PBRF rort is fault of system, not universitiesPublish By NZweek News Staff Updated 20/04/2012 1:32 pm in NZ News / no comments
TEU national president Dr Sandra Grey welcomed the Tertiary Education Commission’s announcement last week that it would attempt to end the widespread gaming of research funding.
“Universities have tried to change their research rankings compared to other universities by ‘hiding’ staff they consider will compare poorly in terms of research output,” said TEU national president Dr Sandra Grey. “Universities have changed people’s employment agreements, restructured departments and people’s jobs and in some cases made academics redundant simply so that they can appear higher on a rankings ladder than other universities.”
The commission has released an initial audit of the performance based research fund exercise carried out by KPMG. The audit shows a range of problems with the way institutions are engaging the exercise, confirming that gaming has been occurring in the research funding exercise.
TEC general manager of strategy, planning and information David Nicholson told the Otago Daily Times the commission was taking the issues raised in the audit seriously and was concerned the way institutions managed their staff could affect their ranking on league tables. “We are now consulting with the sector to determine if there is a more meaningful way to report the [league tables],” he said.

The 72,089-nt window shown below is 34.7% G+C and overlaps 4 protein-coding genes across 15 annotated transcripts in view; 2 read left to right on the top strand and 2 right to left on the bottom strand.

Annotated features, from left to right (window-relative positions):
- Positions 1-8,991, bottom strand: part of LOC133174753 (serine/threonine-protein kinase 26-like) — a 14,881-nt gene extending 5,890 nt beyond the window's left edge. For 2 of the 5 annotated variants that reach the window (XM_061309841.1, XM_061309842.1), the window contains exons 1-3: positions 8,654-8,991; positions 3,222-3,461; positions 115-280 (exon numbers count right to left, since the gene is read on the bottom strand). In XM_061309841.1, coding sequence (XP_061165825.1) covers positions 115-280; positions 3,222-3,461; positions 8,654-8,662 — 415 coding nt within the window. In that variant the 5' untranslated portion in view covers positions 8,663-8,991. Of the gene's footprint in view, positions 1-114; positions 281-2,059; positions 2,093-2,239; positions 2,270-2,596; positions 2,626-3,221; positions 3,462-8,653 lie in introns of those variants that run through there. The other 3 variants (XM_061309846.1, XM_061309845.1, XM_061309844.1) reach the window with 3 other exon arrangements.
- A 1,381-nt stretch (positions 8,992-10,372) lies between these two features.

Dr Grey said that competitive funding, by its nature can create perverse incentives. In this case, the perverse outcome has been job insecurity for many academics.
“TEU has consistently and publicly lobbied the commission about this issue for a long time and we are glad to see that our concerns have been recognised,” said Dr Grey. “I hope that this review and consultation on performance based research funding will mean that good teachers and emerging researchers at universities can have more job security.”